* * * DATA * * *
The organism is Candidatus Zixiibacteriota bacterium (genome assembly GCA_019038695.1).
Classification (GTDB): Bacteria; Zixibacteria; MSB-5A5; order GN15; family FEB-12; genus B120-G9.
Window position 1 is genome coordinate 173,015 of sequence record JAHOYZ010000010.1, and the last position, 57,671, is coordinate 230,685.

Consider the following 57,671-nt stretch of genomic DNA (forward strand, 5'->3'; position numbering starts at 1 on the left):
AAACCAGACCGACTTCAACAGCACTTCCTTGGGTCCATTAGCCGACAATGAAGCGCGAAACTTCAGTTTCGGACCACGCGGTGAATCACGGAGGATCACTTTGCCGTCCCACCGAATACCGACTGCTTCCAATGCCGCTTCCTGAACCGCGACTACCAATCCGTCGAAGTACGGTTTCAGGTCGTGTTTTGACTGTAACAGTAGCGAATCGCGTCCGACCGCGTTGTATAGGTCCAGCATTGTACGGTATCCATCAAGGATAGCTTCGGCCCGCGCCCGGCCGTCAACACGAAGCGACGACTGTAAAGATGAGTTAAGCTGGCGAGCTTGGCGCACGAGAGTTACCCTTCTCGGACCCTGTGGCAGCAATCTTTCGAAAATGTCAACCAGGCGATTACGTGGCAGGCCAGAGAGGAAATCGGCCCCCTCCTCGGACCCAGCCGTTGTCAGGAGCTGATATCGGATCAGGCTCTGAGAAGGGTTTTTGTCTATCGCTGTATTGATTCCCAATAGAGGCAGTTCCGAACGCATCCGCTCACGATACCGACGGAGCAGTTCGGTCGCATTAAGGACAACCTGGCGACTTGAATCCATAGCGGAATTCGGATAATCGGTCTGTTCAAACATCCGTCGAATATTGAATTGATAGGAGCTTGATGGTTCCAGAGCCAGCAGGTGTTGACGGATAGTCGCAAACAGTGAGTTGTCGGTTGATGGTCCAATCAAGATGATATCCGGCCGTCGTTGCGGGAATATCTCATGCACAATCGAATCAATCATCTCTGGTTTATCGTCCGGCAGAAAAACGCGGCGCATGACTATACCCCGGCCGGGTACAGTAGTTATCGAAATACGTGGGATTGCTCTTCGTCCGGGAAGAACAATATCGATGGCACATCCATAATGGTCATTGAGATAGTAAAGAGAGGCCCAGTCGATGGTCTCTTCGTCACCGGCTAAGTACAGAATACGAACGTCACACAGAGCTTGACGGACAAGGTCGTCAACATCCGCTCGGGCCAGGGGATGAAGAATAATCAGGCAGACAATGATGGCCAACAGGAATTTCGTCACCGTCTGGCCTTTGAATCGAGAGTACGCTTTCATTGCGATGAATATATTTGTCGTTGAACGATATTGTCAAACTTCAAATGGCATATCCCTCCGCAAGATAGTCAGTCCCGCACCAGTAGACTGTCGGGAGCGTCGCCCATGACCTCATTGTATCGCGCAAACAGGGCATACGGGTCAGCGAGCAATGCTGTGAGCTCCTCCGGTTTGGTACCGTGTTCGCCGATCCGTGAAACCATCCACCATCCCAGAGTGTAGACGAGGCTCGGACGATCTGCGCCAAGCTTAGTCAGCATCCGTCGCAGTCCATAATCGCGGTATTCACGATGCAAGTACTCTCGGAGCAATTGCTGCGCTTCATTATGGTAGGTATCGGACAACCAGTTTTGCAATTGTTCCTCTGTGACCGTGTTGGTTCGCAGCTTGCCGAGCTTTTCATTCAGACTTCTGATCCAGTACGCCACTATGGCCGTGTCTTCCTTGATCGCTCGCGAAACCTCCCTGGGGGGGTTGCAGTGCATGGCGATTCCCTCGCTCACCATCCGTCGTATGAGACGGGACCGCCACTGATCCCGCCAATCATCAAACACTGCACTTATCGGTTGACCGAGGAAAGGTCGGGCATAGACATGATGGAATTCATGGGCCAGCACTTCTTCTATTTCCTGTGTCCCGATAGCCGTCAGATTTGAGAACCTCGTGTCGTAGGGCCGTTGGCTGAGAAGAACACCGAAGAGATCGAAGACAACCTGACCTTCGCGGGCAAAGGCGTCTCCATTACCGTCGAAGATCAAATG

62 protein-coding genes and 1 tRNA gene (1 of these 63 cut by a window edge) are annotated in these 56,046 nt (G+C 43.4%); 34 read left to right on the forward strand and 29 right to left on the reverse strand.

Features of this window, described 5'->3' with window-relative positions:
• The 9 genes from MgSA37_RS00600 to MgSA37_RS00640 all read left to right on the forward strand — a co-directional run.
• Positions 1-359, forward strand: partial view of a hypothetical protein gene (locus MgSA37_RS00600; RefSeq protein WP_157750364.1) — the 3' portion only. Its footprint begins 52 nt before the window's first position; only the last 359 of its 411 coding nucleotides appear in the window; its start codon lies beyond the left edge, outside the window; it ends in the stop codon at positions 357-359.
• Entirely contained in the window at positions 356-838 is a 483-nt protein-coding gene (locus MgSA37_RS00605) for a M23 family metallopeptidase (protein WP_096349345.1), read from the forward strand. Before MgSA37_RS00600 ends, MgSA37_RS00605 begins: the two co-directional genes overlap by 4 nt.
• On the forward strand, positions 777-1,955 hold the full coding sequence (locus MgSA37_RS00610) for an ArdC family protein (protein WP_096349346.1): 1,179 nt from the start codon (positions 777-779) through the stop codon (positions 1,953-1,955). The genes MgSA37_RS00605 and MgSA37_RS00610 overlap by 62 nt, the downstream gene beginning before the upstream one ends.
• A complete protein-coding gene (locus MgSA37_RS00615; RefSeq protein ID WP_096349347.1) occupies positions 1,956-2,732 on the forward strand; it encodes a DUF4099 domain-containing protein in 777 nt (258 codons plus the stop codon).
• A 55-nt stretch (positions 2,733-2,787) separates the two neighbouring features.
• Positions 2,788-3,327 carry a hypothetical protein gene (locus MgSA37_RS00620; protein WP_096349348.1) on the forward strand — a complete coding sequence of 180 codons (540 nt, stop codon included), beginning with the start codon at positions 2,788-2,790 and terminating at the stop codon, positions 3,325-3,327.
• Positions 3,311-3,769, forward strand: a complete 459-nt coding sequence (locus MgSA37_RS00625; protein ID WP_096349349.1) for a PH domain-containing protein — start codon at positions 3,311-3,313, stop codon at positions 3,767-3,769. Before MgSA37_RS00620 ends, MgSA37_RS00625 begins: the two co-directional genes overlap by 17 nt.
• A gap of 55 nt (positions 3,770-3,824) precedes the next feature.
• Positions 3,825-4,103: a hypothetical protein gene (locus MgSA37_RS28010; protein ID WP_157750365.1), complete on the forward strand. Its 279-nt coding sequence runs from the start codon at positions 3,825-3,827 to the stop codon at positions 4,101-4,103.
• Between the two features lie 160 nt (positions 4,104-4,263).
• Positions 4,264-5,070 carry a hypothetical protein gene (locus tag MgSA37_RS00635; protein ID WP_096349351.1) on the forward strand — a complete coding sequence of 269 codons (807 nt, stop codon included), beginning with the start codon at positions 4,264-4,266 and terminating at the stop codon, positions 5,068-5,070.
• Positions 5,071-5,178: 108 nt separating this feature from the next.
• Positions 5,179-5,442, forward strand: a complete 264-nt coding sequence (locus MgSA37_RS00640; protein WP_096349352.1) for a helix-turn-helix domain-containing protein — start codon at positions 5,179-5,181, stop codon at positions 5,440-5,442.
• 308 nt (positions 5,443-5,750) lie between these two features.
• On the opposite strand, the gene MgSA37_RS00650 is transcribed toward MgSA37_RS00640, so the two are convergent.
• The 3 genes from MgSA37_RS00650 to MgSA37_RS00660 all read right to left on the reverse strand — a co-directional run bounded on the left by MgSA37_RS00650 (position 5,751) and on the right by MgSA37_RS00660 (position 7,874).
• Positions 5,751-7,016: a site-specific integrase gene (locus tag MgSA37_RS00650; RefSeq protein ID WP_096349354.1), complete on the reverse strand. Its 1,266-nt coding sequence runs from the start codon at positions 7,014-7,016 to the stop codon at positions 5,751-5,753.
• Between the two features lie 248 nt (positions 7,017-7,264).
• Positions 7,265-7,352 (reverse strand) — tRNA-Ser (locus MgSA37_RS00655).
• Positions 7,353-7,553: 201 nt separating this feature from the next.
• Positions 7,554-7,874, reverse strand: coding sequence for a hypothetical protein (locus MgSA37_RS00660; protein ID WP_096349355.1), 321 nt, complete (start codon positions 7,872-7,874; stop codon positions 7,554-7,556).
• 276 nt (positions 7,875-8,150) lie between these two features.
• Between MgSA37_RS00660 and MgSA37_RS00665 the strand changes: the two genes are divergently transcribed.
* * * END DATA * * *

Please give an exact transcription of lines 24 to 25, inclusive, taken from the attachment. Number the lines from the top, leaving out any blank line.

• The 3 genes from MgSA37_RS00650 to MgSA37_RS00660 all read right to left on the reverse strand — a co-directional run bounded on the left by MgSA37_RS00650 (position 5,751) and on the right by MgSA37_RS00660 (position 7,874).
• Positions 5,751-7,016: a site-specific integrase gene (locus tag MgSA37_RS00650; RefSeq protein ID WP_096349354.1), complete on the reverse strand. Its 1,266-nt coding sequence runs from the start codon at positions 7,014-7,016 to the stop codon at positions 5,751-5,753.